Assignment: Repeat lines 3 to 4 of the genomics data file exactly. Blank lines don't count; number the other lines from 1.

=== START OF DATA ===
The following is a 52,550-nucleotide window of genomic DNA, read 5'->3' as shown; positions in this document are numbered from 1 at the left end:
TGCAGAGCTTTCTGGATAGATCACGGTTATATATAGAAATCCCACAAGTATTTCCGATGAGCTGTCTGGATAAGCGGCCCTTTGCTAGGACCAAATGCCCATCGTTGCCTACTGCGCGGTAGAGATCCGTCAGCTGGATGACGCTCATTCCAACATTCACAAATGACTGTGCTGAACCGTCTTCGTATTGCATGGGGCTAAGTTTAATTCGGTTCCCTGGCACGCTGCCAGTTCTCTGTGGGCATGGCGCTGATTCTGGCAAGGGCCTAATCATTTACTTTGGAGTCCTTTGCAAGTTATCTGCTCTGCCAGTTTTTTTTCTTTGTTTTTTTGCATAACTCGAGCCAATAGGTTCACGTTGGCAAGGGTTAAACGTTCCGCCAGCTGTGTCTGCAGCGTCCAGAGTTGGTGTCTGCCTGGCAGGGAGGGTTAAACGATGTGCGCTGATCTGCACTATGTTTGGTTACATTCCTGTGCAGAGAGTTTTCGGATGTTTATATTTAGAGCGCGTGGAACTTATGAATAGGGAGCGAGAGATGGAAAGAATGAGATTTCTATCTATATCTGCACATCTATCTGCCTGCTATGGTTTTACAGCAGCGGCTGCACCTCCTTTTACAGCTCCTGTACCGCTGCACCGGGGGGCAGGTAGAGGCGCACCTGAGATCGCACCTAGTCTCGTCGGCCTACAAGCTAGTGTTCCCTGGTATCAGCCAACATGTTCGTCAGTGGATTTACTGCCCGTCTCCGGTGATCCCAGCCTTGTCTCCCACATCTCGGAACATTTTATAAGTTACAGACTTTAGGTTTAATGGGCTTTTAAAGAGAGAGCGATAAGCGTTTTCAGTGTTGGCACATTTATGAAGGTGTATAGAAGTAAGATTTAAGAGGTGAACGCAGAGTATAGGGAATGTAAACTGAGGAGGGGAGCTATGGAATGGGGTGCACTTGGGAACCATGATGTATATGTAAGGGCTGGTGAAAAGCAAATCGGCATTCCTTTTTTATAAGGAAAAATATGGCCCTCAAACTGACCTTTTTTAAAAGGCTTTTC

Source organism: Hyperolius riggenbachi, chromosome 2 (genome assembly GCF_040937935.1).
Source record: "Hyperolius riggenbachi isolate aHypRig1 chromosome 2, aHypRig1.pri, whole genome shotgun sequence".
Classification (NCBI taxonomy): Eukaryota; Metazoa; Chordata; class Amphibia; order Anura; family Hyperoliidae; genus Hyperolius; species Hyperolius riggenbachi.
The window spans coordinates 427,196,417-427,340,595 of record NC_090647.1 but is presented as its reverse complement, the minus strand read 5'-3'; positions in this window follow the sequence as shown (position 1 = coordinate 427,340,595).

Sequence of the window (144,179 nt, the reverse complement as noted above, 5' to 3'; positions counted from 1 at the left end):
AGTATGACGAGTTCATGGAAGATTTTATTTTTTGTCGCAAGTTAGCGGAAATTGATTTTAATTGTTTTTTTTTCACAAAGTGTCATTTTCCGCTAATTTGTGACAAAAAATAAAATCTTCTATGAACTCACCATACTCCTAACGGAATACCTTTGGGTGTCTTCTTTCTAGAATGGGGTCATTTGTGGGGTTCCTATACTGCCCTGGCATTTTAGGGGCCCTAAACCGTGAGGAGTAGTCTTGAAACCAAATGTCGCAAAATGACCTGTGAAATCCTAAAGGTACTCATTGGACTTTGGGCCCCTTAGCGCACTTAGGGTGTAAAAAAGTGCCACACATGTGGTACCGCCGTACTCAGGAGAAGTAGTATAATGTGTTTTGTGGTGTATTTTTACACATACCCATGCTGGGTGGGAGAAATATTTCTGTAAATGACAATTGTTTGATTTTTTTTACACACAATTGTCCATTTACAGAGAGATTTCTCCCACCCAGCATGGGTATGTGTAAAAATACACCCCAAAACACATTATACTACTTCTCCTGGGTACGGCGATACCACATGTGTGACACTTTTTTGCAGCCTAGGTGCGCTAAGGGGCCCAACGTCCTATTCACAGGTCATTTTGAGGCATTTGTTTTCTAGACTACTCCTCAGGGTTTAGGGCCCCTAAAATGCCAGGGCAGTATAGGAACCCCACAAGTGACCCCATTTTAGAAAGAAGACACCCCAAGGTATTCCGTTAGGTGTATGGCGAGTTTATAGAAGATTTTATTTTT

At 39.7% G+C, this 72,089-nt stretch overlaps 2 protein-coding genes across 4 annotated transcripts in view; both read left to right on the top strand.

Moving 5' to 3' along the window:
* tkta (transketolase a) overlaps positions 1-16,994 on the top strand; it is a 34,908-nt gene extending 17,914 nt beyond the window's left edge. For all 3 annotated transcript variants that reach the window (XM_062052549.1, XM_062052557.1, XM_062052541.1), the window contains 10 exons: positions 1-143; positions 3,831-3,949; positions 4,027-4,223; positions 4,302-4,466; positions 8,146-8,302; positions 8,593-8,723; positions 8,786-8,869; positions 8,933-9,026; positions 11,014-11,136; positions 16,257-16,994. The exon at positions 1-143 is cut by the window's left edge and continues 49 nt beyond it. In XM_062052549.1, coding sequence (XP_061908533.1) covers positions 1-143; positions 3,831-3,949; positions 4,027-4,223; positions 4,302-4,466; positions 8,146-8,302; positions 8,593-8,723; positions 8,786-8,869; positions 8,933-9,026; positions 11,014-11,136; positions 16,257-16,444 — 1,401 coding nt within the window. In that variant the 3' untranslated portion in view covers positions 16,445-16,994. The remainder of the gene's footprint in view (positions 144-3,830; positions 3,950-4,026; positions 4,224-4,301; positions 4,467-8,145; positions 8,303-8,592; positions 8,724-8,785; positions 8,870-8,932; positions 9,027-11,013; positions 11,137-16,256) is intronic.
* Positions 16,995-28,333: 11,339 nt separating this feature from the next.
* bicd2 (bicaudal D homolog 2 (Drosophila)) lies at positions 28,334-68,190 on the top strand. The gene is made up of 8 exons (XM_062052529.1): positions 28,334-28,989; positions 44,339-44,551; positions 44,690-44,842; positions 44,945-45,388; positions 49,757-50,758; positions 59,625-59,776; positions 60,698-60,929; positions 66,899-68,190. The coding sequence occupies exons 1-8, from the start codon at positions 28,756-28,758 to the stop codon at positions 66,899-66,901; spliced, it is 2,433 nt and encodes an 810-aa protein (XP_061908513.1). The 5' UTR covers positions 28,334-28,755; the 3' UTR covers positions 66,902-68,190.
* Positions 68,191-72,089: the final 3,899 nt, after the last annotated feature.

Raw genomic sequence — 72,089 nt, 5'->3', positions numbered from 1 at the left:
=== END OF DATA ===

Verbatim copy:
Source organism: Hyperolius riggenbachi, chromosome 2 (genome assembly GCF_040937935.1).
Source record: "Hyperolius riggenbachi isolate aHypRig1 chromosome 2, aHypRig1.pri, whole genome shotgun sequence".